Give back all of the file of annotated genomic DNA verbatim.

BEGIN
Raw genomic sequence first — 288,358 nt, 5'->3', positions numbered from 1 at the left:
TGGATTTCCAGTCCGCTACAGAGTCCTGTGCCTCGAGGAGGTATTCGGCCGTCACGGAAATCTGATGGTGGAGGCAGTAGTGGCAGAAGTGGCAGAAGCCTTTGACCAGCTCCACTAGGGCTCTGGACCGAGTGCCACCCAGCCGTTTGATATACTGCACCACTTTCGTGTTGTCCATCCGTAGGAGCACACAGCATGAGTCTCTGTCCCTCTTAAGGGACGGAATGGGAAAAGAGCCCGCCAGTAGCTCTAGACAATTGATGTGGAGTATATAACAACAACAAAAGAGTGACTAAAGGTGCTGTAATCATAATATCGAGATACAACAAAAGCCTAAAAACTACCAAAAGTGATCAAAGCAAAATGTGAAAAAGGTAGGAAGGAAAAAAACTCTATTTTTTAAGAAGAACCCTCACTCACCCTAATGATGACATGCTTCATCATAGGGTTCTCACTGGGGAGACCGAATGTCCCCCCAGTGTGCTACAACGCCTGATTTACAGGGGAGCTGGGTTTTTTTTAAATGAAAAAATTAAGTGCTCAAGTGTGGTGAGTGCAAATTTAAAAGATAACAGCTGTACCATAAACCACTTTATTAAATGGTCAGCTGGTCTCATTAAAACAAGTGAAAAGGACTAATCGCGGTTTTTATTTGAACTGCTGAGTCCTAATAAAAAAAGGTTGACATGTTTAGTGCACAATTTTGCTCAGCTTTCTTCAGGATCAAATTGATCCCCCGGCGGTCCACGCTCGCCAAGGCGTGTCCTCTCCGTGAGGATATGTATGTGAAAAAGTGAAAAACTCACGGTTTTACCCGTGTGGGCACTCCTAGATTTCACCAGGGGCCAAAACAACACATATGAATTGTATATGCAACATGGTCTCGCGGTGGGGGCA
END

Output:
Raw genomic sequence first — 288,358 nt, 5'->3', positions numbered from 1 at the left:
TGGATTTCCAGTCCGCTACAGAGTCCTGTGCCTCGAGGAGGTATTCGGCCGTCACGGAAATCTGATGGTGGAGGCAGTAGTGGCAGAAGTGGCAGAAGCCTTTGACCAGCTCCACTAGGGCTCTGGACCGAGTGCCACCCAGCCGTTTGATATACTGCACCACTTTCGTGTTGTCCATCCGTAGGAGCACACAGCATGAGTCTCTGTCCCTCTTAAGGGACGGAATGGGAAAAGAGCCCGCCAGTAGCTCTAGACAATTGATGTGGAGTATATAACAACAACAAAAGAGTGACTAAAGGTGCTGTAATCATAATATCGAGATACAACAAAAGCCTAAAAACTACCAAAAGTGATCAAAGCAAAATGTGAAAAAGGTAGGAAGGAAAAAAACTCTATTTTTTAAGAAGAACCCTCACTCACCCTAATGATGACATGCTTCATCATAGGGTTCTCACTGGGGAGACCGAATGTCCCCCCAGTGTGCTACAACGCCTGATTTACAGGGGAGCTGGGTTTTTTTTAAATGAAAAAATTAAGTGCTCAAGTGTGGTGAGTGCAAATTTAAAAGATAACAGCTGTACCATAAACCACTTTATTAAATGGTCAGCTGGTCTCATTAAAACAAGTGAAAAGGACTAATCGCGGTTTTTATTTGAACTGCTGAGTCCTAATAAAAAAAGGTTGACATGTTTAGTGCACAATTTTGCTCAGCTTTCTTCAGGATCAAATTGATCCCCCGGCGGTCCACGCTCGCCAAGGCGTGTCCTCTCCGTGAGGATATGTATGTGAAAAAGTGAAAAACTCACGGTTTTACCCGTGTGGGCACTCCTAGATTTCACCAGGGGCCAAAACAACACATATGAATTGTATATGCAACATGGTCTCGCGGTGGGGGCA